A new shoe label with a mission to be different.
Neous shoes are easy to wear. They’re also beautiful to look at—you can just as easily store them on a bookshelf as in your closet. Such a thing is rare in footwear, but is the raison d’être for Alan Buanne and Vanissa Antonious, the London-based co-founders of new shoe label Neous [pronounced knee-us]. With a mission to offer a contemporary shoe line with a twist, their MO is centered on the unusual—there are no neutral colored glove pumps or slip-on loafers in their lineup. Instead, they focus on dynamic fabrications and innovative design. Heels are reimagined as sculptures and buckles are oversized. “Our vision is to create a brand inspired by the beauty of form, colors and wearability,” say the pair. "We employ a minimalist and understated approach where less is more and practicality is considered.”
“Our woman values quality and design, she appreciates form, beauty, and fashion.”
Antonious and Buanne first met at the University of Sydney in Australia, simultaneously studying and working in fashion retail. An instant friendship blossomed, and shortly after they set out on careers within the fashion industry. Antonious as a market editor at Harper’s BAZAAR in Australia and later the UK, and Buanne practicing under a Florentine shoe maker before joining Nicholas Kirkwood as his right hand man. Years later, with plenty of study and experience behind them, the pair teamed up to follow their dreams. “At Harper's Bazaar UK I specialized in accessories—namely bags and shoes,” says Antonious. “I felt there was a gap in the market for wearable, Italian made shoes at a contemporary price point with minimalist yet unexpected design. With Alan having the technical skills and knowledge it was a natural choice to make shoes.” The feeling was mutual for Buanne, whose family has been in the shoe business for generations. His father and grandfather were shoe designers in Italy, and brought the family business to Australia when they emigrated from Italy in the ‘70s. “I love the process and am passionate about the skill that goes into making a shoe,” he says. “I trained with a Master bespoke shoe maker in Florence which was a unique experience that not all shoe designers have. I also identified the same gap from spending time face to face with footwear buyers over the years and gaining insight as to why some products perform better than others.”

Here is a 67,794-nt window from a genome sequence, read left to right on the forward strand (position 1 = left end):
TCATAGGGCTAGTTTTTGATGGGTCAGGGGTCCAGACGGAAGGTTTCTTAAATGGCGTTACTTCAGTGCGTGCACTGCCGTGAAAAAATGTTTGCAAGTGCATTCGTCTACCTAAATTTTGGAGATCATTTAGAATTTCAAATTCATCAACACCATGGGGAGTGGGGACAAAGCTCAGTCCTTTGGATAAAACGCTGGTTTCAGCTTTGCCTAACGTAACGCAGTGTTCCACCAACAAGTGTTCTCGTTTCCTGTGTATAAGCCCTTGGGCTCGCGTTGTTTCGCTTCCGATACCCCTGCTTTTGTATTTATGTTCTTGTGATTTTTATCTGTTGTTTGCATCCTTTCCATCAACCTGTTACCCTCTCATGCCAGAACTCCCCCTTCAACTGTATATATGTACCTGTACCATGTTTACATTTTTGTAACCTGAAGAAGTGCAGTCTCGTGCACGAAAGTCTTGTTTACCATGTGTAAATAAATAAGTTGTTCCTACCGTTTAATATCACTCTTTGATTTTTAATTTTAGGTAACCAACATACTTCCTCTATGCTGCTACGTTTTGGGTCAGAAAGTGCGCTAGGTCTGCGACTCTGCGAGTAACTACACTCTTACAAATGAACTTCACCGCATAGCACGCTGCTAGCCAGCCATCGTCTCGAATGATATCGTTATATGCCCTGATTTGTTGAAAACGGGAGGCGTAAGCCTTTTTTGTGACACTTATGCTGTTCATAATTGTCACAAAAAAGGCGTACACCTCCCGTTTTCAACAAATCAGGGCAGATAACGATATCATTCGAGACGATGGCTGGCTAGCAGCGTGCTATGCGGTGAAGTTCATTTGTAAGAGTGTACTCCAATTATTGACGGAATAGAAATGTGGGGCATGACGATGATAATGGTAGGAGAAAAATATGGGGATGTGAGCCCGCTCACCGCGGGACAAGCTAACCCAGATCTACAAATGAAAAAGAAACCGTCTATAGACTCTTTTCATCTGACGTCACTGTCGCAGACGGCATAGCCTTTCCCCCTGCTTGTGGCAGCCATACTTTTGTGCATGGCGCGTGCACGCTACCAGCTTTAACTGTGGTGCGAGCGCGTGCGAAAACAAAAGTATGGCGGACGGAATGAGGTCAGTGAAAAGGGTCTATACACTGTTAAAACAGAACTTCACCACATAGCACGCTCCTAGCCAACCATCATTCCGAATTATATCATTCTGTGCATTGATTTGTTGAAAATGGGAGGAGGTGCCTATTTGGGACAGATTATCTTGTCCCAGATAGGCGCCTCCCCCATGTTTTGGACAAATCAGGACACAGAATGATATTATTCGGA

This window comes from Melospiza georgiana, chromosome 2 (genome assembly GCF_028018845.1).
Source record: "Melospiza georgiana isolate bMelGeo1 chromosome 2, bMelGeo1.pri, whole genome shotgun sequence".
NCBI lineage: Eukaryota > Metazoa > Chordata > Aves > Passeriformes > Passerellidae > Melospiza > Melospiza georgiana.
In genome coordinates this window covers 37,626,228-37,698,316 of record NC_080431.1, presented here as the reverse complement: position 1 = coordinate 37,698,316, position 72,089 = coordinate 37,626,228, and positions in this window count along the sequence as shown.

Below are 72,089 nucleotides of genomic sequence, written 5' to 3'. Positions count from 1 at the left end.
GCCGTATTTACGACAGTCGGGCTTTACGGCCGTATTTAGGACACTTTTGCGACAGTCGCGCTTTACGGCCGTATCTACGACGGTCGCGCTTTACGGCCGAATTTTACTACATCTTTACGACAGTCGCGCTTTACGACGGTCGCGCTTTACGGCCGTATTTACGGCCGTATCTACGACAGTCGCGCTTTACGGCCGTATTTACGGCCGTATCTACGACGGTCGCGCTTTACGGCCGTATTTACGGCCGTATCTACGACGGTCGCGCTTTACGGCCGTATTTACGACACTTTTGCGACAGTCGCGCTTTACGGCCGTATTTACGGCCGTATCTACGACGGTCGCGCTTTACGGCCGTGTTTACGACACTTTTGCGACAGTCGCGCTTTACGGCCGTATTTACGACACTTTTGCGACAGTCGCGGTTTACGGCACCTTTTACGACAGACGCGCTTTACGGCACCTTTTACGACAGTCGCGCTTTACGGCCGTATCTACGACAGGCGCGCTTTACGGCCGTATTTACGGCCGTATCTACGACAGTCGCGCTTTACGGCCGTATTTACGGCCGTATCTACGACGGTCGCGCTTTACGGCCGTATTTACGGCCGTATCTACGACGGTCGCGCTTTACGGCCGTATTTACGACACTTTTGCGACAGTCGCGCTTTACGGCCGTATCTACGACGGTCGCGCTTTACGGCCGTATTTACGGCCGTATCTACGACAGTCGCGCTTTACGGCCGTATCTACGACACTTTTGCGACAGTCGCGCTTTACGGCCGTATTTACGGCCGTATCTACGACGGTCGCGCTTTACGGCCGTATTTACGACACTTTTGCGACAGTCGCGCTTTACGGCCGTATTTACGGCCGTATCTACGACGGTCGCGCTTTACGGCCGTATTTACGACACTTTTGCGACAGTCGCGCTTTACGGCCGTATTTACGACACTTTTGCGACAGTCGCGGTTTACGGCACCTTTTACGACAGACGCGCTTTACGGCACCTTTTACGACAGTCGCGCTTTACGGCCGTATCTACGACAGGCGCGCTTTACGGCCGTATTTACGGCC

The duo quickly decided to focus on creating shoes that were inventive and unique, but were also comfortable—a tough combination to achieve. “We wanted to create shoes that were versatile within the wardrobe and comfortable enough to be worn all day—but sold at a contemporary price point,” say the pair. “These three characteristics combined make up our point of difference along with our design aesthetic.” In practice, they’ve achieved it. Mules feature chunky (but still sculptural) heels for optimal comfort, slides are made from buttery leather and suede with large buckle embellishments, and crocheted pumps are both elegant and incredibly comfortable. By mixing unusual fabrications with thoughtful design, the pair aims to reach a customer who cares deeply about her footwear. “Our woman values quality and design, she appreciates form, beauty, and fashion.”
Like many industry pairings, both Buanne and Antonious bring a unique skill set to the company. “What makes Neous special is that it is a true collaboration in the way that we both design together,” say Antonious. “We have input in all areas of the business. We bring different experiences but we've found our skills are easily transferable. Anything we didn't already know we spent the first few months learning. That being said, it isn't always productive for us to do everything together. Alan spends more time at the factory overseeing the sampling and production and I work on the brand imagery. But at the end of the day we both agree on everything – well, most things!”
As with all shoes, the proof is in the first few tentative steps. We're betting that with Neous, they'll be comfortable and stylish ones.